The respondents indicated that the physical campus environment (lecture halls, libraries, laboratories, kitchens, walking paths and transport) is not conducive to inclusion in terms of access and mobility. Although the clinical placement areas or sites (hospitals, clinics, old age homes and special schools) should be accessible, respondents highlighted that they are not accommodating or user-friendly to people with mobility problems:

‘The challenge we have now is the accessibility of the therapy rooms, test rooms, lecture rooms and things like that because the university has not designed the university to accommodate SWPD.’ (Participant 1)

‘The lecture halls and the library can be a challenge … Clinical placement areas … is a challenge. Transportation to a placement area … is also a problem if the transport cannot accommodate them.’ (Participant 5)

Clinical curriculum requirements

The respondents were of the opinion that SWPD might not be unable to meet the clinical demands or requirements of the curriculum to provide safe and ethical services to patients. These requirements are part of the minimum training standards set out by the Health Professions Council of South Africa (HPCSA):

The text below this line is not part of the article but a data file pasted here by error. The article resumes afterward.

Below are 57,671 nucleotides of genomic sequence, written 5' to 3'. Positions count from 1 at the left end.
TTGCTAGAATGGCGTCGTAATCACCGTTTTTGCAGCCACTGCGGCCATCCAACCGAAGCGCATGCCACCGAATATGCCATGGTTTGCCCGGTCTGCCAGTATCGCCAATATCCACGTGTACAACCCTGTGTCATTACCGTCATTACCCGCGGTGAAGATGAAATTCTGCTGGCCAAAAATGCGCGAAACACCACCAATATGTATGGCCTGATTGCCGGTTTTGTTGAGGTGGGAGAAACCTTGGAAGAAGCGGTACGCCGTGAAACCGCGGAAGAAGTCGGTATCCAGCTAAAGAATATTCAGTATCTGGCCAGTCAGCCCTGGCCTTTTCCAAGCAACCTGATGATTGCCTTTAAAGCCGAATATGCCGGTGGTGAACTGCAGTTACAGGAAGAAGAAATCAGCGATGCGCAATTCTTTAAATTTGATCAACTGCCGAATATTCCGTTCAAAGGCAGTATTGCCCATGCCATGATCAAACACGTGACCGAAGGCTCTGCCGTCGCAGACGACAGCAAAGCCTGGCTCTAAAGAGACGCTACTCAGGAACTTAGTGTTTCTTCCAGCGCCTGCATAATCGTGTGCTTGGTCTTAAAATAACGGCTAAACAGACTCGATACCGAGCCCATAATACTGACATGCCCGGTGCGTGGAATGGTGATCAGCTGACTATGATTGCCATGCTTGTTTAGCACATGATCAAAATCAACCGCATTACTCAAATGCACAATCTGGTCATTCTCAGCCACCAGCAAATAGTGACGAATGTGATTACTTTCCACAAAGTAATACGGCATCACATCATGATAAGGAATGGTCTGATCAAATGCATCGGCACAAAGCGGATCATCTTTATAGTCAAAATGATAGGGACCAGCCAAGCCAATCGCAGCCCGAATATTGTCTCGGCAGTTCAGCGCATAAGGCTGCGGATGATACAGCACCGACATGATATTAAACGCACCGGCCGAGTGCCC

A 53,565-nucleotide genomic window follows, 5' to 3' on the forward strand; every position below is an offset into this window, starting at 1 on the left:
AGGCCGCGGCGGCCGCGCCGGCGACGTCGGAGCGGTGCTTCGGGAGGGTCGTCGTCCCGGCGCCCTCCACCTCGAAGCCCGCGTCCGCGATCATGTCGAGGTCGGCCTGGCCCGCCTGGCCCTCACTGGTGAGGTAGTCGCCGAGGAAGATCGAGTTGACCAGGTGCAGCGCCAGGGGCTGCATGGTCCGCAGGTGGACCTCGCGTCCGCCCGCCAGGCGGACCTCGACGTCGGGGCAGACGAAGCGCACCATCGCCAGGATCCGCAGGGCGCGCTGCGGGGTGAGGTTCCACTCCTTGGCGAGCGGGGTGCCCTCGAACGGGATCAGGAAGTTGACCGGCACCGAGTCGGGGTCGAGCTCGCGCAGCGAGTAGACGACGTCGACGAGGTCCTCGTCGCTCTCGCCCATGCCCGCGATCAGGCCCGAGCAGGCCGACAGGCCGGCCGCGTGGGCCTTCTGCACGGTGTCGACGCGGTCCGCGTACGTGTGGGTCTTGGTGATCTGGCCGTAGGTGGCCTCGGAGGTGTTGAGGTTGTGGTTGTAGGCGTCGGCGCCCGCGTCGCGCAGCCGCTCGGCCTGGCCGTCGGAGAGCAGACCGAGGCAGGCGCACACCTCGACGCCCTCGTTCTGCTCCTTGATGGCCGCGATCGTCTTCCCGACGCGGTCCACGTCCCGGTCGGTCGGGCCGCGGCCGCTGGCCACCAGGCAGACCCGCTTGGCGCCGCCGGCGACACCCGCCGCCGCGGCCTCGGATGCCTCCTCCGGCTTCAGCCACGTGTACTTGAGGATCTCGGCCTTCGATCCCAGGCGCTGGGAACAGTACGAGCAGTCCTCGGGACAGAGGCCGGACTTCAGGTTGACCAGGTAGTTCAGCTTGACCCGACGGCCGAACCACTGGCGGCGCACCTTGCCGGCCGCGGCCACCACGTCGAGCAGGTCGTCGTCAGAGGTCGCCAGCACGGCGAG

‘As a student, you have to be trained in all aspects of rehabilitation … and that is where the difficulty lies. … if a physically disabled person cannot perform, say, for instance, neuro rehabilitation, issuing them with a certificate that says: “I have graduated as a therapist”; it is unfair and unethical to do so ….’ (Participant 3)

‘Wheelchair users can have serious physical problems when they have to do evaluations and measure a patient who is upright …’ (Participant 5)

‘In terms of curriculum, the barrier would be the clinical requirements because we expect them to perform physical conditions, where they have to perform transfers and treat patients on standing frames. We had a wheelchair-bound student whose hands could not straighten out … he would not be able to meet the requirements from second year … we tried to refer him to a programme … but he refused … It took us a year to get that student off to another programme on another Campus.’ (Participant 12)